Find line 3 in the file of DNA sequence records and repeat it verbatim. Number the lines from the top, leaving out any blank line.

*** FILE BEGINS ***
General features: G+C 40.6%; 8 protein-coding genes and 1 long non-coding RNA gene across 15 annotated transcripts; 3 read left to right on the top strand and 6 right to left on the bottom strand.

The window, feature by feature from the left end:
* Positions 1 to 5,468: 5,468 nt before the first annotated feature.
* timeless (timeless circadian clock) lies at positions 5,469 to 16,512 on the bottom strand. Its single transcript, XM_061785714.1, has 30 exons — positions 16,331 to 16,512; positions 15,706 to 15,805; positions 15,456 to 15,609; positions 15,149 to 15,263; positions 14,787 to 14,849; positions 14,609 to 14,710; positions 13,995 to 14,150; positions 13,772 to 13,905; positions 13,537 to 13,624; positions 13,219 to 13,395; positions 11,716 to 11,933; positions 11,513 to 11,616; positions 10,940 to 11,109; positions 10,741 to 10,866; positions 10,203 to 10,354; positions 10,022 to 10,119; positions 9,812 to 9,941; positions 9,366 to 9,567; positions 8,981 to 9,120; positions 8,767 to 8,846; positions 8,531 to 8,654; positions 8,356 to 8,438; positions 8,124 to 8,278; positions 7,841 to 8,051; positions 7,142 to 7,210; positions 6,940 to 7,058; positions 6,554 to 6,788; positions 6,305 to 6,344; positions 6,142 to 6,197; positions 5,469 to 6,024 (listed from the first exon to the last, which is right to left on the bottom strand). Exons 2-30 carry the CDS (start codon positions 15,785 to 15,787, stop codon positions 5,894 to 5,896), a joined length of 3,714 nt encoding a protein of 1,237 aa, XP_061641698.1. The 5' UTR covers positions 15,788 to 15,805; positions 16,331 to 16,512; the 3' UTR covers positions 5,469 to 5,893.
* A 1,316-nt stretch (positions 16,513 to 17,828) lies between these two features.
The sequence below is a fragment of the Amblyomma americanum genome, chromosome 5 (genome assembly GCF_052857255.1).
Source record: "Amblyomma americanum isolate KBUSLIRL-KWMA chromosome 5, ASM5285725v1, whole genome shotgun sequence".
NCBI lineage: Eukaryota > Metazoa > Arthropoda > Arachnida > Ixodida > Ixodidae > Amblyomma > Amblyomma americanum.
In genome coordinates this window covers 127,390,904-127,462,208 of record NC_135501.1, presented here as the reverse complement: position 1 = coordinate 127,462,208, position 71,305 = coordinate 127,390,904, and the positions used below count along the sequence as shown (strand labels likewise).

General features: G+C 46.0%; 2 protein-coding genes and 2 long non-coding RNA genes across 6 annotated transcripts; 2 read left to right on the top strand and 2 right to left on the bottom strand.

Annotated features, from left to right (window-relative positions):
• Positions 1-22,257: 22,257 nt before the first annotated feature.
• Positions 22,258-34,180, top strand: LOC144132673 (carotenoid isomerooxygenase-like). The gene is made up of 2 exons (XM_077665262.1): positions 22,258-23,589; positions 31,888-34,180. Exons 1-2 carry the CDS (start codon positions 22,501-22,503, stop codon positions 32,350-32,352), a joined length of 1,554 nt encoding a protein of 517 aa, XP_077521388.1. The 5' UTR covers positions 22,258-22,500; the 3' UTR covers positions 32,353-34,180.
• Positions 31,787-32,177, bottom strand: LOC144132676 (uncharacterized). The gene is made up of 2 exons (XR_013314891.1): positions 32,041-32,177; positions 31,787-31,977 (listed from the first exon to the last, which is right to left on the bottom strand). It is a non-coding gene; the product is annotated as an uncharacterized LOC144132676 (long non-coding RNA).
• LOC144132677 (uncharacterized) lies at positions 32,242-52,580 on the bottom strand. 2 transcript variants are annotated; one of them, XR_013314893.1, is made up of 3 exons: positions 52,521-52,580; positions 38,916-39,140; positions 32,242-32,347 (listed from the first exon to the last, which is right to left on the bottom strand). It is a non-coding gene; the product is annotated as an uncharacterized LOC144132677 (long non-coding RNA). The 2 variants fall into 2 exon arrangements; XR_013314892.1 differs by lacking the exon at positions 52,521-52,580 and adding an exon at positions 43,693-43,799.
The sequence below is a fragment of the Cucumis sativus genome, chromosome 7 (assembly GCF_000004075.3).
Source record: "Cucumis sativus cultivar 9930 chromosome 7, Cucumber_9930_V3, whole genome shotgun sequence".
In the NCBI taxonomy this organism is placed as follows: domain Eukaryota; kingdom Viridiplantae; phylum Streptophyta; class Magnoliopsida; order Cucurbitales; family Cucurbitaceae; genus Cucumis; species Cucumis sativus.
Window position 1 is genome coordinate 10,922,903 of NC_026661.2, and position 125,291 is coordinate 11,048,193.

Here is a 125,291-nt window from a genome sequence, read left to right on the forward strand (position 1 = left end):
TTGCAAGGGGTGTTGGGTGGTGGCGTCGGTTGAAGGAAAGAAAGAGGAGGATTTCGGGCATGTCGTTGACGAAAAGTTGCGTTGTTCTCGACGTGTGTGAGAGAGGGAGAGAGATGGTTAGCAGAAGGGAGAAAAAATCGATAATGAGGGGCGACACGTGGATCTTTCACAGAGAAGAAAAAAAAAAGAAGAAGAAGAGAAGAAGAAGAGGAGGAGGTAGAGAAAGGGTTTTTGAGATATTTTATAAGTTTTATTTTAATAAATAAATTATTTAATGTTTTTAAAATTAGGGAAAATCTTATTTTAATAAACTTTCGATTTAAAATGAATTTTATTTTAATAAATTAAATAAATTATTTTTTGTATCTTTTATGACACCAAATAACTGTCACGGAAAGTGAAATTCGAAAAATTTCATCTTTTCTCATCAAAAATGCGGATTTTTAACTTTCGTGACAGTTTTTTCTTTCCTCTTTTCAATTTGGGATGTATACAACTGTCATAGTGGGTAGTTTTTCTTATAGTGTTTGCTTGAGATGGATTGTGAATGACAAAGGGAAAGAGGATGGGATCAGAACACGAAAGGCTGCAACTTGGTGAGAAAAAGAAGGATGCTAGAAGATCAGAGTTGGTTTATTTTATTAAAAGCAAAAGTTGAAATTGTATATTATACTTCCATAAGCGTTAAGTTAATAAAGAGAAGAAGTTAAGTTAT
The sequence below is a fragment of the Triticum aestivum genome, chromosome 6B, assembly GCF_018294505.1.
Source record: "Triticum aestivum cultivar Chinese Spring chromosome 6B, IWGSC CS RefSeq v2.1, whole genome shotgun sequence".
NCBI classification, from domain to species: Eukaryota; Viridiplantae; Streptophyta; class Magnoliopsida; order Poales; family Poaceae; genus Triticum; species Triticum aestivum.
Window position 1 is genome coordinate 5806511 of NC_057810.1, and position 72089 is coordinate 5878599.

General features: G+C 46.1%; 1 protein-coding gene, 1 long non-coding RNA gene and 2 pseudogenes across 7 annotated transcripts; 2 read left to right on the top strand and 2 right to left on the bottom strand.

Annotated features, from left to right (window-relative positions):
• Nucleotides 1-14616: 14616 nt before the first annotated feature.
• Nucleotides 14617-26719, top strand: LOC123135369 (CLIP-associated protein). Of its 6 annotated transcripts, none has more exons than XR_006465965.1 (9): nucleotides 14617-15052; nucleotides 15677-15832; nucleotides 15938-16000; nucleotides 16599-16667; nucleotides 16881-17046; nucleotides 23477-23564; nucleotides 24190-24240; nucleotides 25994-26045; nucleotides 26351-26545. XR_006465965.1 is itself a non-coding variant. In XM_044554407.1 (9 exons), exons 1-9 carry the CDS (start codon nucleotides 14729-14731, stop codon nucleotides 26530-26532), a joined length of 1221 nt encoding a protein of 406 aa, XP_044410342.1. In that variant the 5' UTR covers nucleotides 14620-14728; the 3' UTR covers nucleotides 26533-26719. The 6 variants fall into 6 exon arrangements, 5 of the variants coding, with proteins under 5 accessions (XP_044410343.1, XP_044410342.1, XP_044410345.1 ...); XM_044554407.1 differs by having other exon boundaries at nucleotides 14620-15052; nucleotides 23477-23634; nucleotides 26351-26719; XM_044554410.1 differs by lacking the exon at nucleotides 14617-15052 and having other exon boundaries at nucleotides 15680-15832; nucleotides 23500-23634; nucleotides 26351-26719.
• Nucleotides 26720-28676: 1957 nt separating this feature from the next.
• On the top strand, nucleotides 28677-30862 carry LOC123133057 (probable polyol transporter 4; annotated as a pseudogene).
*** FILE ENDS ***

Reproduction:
* Positions 1 to 5,468: 5,468 nt before the first annotated feature.